World Socialist Web Site 06 Apr, 2021 04:00 am

Torrential rain and flash floods kill seven people in Nashville and middle Tennessee

The flood revealed the growing class divisions and income inequality in the “It” city, as Nashville has come to be known, as a result of its rapid growth and the increasing presence of major corporations.

” Antioch is a working class suburb of Nashville that has suffered serious flooding in the past from two streams, Seven Mile Creek and Mill Creek, the latter of which accounted for three of the five deaths in metropolitan Nashville.In Nashville, as across the US and internationally, the COVID-19 pandemic has sharply intensified pre-existing social and economic contradictions, impacting the working class most brutally.Many working class families living in single homes or apartments faced the type of dangers generally associated with underdeveloped countries.The area is working class, with many Hispanic and Middle Eastern residents.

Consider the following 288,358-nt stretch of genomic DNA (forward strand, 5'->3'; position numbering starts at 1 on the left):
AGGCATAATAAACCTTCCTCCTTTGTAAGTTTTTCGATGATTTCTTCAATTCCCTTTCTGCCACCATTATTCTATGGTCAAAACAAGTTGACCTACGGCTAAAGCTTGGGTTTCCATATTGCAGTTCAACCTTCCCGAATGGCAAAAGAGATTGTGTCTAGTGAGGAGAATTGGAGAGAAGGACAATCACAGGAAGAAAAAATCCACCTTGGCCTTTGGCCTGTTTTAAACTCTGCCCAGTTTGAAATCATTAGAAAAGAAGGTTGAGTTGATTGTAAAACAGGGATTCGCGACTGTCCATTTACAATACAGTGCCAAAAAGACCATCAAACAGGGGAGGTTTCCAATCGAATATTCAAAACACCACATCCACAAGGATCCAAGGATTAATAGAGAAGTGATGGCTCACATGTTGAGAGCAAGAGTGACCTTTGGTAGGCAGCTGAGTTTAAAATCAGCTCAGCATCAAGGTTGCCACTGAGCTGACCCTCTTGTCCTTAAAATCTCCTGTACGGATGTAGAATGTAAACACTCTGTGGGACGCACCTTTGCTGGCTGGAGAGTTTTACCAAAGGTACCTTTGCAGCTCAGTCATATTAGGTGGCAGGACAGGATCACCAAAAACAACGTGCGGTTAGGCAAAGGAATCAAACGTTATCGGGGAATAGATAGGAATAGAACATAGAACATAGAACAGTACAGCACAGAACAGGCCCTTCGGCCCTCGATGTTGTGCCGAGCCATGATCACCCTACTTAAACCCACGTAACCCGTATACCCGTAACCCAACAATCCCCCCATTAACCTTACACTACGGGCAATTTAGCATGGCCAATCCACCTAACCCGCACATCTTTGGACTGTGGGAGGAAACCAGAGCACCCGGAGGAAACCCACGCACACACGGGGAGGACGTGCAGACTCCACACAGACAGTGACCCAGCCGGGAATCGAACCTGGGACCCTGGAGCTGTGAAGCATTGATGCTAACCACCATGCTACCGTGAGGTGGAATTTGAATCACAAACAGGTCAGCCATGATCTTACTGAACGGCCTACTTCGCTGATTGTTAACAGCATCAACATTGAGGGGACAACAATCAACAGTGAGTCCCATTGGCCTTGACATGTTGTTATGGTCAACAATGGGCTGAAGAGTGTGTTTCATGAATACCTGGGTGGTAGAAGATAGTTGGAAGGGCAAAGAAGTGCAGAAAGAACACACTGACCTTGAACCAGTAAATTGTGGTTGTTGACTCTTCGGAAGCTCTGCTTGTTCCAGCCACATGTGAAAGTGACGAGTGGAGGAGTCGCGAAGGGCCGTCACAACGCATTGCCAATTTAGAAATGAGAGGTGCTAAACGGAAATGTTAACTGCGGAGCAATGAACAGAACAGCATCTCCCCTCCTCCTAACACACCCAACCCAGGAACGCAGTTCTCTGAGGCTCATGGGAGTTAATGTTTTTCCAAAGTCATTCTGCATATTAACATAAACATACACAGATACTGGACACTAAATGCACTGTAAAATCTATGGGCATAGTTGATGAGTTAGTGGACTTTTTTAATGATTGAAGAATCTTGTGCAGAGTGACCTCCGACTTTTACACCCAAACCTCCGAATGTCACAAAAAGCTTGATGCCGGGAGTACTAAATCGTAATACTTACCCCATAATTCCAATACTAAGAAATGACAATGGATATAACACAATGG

According to Nashville Electric Service officials, about 16,000 Nashville residents lost electrical power because of the storm and resulting flooding.According to the Nashville Business Journal, the most recent figures, covering the 2016-2017 fiscal year, reveal that the state awarded more than $1.

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